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Worth the wait in gold

February 23, 2009|Rachel Abramowitz

Kate Winslet held in the tears but not the earthy remembrance of standing in front of the mirror as an 8-year-old kid, pretending her shampoo bottle was an Oscar. Accepting the lead actress trophy for her performance as a former German concentration camp guard in "The Reader," she noted gaily, "Well, it's not a shampoo bottle now!"

To her fellow nominees, she said, "I think we can't all believe we're in the same category as Meryl Streep at all." To a slightly chagrined Streep, she added merrily, "I'm sorry, Meryl, you just have to suck that up."

Twenty-five years from now, when Winslet is about Streep's age, it is likely that the 33-year-old Reading, England, native will have ascended into the older actress' hallowed circle as perhaps the greatest actress of her generation. First nominated for an Oscar at age 21, Winslet went winless until this year with her sixth Oscar nod.

Winslet's composure on Sunday night was a far cry from her teary Golden Globe acceptance speeches, which made her stiff-upper-lip countrymen cringe, and from her early performances in Hollywood.

Even earlier on the Oscar red carpet, she was less composed. She was literally trembling. "I was fine until two hours ago. Now I'm scared. I started getting very nervous . . . right now I'm just trying to calm down."

The actress burst onto the scene with Peter Jackson's creepy 1994 film "Heavenly Creatures," playing an Aussie schoolgirl in an obsessive, ultimately murderous relationship with a female school chum.

"She scared the hell out of me," recalls the Weinstein Co. honcho Harvey Weinstein, who released that early film and also distributed "The Reader."

In those early days, Winslet managed to be somehow modern and independent-minded, even when wearing a corset. Her characters, like her Marianne in "Sense and Sensibility" or Ophelia in "Hamlet," seem tinged with madness or at least with emotions so big they threatened to topple them.

Her early penchant for costume dramas had initially dissuaded James Cameron from even considering her for the part of Rose in his epic "Titanic," a prejudice he reconsidered after seeing almost every actress in the 18-to-21 age range. "She was already known as 'Corset Kate,' " recalls the director, who admits, "When I met her, all that intellectualizing went out the window."

He notes that even then, "she really understood, maybe too well, that she was carrying the weight of the production on her shoulders. Her approach to acting is just to be incredibly focused and incredibly disciplined all the time. It could not be a greater contrast to Leonardo [DiCaprio] who was playing video games up to the time I said, 'action,' and then went from 1996 to 1912 in a blink."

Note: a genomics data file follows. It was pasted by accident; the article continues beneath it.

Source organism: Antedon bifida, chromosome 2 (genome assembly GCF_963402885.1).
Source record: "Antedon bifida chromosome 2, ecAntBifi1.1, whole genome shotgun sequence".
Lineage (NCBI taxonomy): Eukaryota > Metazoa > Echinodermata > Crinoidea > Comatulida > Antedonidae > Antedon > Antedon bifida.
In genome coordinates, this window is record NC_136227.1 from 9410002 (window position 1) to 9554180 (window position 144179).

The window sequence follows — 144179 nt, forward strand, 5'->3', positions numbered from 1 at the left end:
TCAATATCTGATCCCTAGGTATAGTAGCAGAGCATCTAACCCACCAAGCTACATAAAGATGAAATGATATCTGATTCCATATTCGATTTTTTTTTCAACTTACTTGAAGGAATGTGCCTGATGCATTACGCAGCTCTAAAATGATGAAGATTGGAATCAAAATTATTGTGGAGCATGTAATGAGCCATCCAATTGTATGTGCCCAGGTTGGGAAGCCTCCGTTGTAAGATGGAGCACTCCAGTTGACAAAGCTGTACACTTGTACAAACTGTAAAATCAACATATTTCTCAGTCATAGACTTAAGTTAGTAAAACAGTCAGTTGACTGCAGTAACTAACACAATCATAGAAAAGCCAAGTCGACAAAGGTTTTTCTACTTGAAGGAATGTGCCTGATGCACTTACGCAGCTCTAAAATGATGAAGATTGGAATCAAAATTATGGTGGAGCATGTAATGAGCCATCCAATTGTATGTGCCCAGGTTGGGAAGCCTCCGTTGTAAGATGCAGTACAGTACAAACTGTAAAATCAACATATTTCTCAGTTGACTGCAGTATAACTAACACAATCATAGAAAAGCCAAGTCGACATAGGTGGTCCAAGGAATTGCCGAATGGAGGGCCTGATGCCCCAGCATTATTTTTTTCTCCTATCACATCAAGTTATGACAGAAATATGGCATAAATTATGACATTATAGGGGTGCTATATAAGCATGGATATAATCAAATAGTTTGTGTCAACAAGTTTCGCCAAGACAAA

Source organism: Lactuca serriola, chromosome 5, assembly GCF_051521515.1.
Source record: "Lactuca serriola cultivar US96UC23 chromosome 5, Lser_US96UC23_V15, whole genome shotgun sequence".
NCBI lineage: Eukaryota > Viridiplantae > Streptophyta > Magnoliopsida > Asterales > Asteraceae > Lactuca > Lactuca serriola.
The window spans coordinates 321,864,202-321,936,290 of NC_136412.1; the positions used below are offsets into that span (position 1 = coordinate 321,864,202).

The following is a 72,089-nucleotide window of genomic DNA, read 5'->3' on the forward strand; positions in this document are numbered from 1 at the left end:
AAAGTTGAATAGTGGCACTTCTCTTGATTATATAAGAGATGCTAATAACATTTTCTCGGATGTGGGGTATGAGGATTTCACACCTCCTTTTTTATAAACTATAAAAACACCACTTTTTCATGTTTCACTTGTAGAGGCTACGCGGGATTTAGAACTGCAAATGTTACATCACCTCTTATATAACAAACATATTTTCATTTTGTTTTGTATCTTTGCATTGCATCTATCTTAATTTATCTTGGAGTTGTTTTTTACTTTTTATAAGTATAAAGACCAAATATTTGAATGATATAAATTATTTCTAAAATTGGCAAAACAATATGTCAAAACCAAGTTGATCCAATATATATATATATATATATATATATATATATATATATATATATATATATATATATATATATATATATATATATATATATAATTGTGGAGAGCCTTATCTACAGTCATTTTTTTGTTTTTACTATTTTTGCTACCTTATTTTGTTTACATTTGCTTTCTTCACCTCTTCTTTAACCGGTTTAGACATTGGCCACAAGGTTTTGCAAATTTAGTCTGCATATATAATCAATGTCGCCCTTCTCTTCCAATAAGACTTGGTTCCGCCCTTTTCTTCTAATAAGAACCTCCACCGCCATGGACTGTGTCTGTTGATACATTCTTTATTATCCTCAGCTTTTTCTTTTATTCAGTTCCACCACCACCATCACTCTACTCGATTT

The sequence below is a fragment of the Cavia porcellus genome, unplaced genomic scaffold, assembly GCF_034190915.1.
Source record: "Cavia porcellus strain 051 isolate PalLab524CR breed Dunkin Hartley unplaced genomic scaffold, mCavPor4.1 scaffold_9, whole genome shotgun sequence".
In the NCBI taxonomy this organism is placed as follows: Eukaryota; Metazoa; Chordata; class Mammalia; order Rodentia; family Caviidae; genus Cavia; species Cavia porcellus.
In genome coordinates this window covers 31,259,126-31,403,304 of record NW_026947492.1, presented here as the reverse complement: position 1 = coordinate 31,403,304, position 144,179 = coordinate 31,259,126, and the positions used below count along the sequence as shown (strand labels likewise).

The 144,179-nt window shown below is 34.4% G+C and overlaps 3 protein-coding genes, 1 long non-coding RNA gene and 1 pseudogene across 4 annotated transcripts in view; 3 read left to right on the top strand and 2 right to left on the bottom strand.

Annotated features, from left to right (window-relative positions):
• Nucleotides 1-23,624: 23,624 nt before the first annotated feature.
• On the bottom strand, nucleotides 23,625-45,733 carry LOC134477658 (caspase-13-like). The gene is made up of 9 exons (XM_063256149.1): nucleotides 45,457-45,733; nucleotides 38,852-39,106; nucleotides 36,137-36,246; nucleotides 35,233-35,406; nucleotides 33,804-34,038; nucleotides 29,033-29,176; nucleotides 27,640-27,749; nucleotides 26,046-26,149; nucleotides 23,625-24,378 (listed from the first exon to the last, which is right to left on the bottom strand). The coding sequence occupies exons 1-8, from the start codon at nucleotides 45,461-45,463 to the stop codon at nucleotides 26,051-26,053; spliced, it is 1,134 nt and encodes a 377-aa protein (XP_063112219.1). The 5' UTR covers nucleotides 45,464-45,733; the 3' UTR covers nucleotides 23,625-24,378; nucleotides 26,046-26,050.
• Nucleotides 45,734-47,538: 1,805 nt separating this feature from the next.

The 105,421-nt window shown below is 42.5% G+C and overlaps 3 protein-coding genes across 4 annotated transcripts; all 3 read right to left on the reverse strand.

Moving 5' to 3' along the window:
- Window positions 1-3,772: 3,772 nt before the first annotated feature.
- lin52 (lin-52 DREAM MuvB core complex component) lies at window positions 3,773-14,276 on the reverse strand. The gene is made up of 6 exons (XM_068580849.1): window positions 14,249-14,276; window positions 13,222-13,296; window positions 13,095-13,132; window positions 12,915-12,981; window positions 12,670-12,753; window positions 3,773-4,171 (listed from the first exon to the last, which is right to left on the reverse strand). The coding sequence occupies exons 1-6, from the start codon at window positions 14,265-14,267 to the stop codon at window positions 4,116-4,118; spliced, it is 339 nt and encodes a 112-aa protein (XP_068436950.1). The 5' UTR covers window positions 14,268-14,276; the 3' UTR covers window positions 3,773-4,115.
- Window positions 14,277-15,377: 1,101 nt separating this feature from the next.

DiCaprio remembers that "very early on, we created a trust level with each other. We forged an alliance on that set that we were going to look out for each other. We were 21 years old in Mexico, on a ship on hydraulics, which at a moment's notice could be filled with seawater. We said, we're going to look out for each other." (The pair remain close friends, which is how DiCaprio ended up opposite Winslet's Golden Globe-winning performance in "Revolutionary Road.")

Winslet went forth from the box office-smashing, multiple-Oscar-winning "Titanic" not by refashioning herself as a mega-movie star but by delving into the most complicated parts she could find -- playing women who refuse to be simplified, spiky, fiercely intelligent, funny, sensuous, searching, and usually completely different from one another.

"She's a transformative actress," says her "Reader" director, Stephen Daldry. "That's what Kate is. She's a proper actress. She doesn't do a version of herself."

Almost everyone who has worked with Winslet praises her braininess and ferocious dedication.

"The way she works," sighs her husband, Sam Mendes, who directed her in "Revolutionary Road" but never ate lunch with her during filming because she preferred to retreat to her trailer to work. "She is incredibly, relentlessly dedicated and detail oriented to the point of obsession. But then when she has achieved what she wanted to achieve in the scene, like three takes in, she would say, 'OK, I've done it. Now what do you want me to do?' She will try anything. So she is simultaneously incredibly focused and incredibly free."

"There are no games or vanity or wardrobe freak-outs," adds Todd Field, who directed Winslet in her Oscar-nominated performance in "Little Children," in which she plays a suburban mother in an overwhelming adulterous affair with the local stay-at-home dad. "With Kate, you have a true collaborator. She is unusual in that, though she is an actor who prepares with the fastidiousness of a brain surgeon, she will instantly abandon all of it, with no regret whatsoever, the moment she's been asked to steer somewhere else. Her tendency is always to toss the highway map in favor of the unpaved road."

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